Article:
What texts describe Mahabharat

Mahabharata

Mahabharata (Sanskrit: महाभारत mahābhārata n.) literally: "the great (Maha) story of the Bharatas". The Mahabharata is next to the Ramayana the second great Indian heroic epic. It contains the Bhagavad Gita (Bhishma Parva chap. 25-42). The work consists of about 106,000 verses, which are spread over eighteen books, parvans. The sage Vyasa is considered to be the author of the epic.

Mahabharata महाभारत Mahābhārata pronunciation

Here you can hear how the Sanskrit word Mahabharata, महाभारत, Mahābhārata is pronounced:

Sukadev via Mahabharata

Transcription of a lecture video (2014) by Sukadev on Mahabharata

Mahabharata - one of the great Indian epics, Mahabharata - one of the important scriptures, Mahabharata - the great scripture in which the Bhagavad Gita is also located, also some other Gitas, chants for instruction. Bhagavad Gita - chant of the sublime. Bhagavad Gita - two-way conversation between Krishna and Arjuna. You have probably heard of the Bhagavad Gita, if not you can learn a lot from the Bhagavad Gita.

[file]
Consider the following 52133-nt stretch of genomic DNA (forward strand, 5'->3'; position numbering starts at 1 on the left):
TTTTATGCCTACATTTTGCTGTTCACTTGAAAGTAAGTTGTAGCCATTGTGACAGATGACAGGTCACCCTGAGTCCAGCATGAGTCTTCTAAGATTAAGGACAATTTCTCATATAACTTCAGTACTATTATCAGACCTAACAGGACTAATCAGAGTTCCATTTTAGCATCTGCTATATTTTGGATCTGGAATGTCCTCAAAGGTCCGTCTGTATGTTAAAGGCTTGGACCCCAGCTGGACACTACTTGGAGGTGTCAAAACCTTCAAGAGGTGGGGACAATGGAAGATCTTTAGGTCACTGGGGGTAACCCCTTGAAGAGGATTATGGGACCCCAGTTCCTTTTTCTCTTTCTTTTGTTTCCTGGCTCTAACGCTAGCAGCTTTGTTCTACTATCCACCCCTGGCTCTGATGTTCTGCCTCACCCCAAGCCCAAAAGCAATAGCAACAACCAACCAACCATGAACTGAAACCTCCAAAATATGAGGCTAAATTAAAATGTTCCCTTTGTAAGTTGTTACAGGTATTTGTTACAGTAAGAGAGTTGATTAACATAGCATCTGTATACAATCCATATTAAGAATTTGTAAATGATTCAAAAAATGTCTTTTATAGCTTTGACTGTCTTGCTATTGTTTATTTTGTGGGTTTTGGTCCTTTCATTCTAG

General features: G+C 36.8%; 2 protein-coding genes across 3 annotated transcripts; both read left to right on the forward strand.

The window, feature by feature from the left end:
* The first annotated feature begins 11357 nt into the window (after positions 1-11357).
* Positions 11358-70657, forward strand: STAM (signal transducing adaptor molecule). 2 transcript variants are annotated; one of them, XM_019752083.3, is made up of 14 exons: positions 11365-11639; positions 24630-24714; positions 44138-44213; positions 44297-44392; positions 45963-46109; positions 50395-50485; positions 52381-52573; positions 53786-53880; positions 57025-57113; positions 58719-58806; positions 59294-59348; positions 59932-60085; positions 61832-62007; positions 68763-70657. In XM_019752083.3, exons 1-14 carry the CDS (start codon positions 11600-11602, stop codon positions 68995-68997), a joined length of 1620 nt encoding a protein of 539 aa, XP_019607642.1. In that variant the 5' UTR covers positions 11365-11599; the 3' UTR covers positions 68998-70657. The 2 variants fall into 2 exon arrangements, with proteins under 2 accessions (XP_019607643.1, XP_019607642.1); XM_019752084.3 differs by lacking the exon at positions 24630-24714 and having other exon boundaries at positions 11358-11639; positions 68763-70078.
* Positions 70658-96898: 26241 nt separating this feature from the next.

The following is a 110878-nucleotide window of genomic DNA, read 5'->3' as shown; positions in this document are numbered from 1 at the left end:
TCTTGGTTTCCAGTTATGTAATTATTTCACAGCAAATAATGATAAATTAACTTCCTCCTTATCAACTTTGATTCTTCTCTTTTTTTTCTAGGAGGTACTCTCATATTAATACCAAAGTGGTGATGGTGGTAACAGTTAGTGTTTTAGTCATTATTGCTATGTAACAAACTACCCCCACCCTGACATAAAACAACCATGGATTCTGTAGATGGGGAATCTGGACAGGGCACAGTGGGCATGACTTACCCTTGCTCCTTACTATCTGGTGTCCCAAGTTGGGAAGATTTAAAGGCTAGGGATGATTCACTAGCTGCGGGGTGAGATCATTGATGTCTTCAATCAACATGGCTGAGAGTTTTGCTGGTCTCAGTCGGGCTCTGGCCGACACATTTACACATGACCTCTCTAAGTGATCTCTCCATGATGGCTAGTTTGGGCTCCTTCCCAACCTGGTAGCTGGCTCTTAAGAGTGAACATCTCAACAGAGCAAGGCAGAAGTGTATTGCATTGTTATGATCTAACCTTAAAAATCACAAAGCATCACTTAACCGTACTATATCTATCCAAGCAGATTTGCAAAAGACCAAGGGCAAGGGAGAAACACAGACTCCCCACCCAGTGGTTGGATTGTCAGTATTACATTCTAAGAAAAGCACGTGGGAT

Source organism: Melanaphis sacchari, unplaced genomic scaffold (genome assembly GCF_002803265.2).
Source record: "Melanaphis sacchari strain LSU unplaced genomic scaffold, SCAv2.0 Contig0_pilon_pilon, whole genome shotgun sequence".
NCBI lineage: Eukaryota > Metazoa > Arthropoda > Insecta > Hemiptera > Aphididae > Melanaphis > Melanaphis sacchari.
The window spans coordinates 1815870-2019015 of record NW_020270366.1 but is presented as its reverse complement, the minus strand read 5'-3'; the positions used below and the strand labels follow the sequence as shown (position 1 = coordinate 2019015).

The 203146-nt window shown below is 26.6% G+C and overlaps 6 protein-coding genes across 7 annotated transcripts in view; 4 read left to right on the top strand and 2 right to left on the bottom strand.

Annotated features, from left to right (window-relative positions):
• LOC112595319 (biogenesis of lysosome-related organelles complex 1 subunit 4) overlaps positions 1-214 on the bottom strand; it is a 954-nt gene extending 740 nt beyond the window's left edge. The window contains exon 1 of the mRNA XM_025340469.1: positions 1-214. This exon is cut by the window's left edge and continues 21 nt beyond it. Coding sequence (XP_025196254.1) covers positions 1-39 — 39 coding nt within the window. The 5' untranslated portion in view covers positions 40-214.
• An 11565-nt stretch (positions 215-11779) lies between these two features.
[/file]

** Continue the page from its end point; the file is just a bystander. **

Mahabharata is the greatest epic in history. I am currently reading something from the book, "Spiritual Dictionary", which you can also order from the Yoga Vidya website. It says: Mahabharata consists of 106,000 verses, these are divided into 18 Parvas, i.e. books. Mahabharata is the story of a king named Bharata and this Bharata who had descendants. And so it is also the story of his descendants. One can say that the Mahabharata goes over many generations, it is the description of the history of India over several generations and the description of a ruling family, descendants of Bharata.

The Indians also referred to themselves as "Bharatias" or also as Bharatas, that is, the descendants of Bharata. And India itself is usually called "Bharata Varsha", the land of the Bharatas or the land of the Bharatas or simply Bharata. And Mahabharata, it could also be said, is the great story of India and the great story of the descendants of Bharata.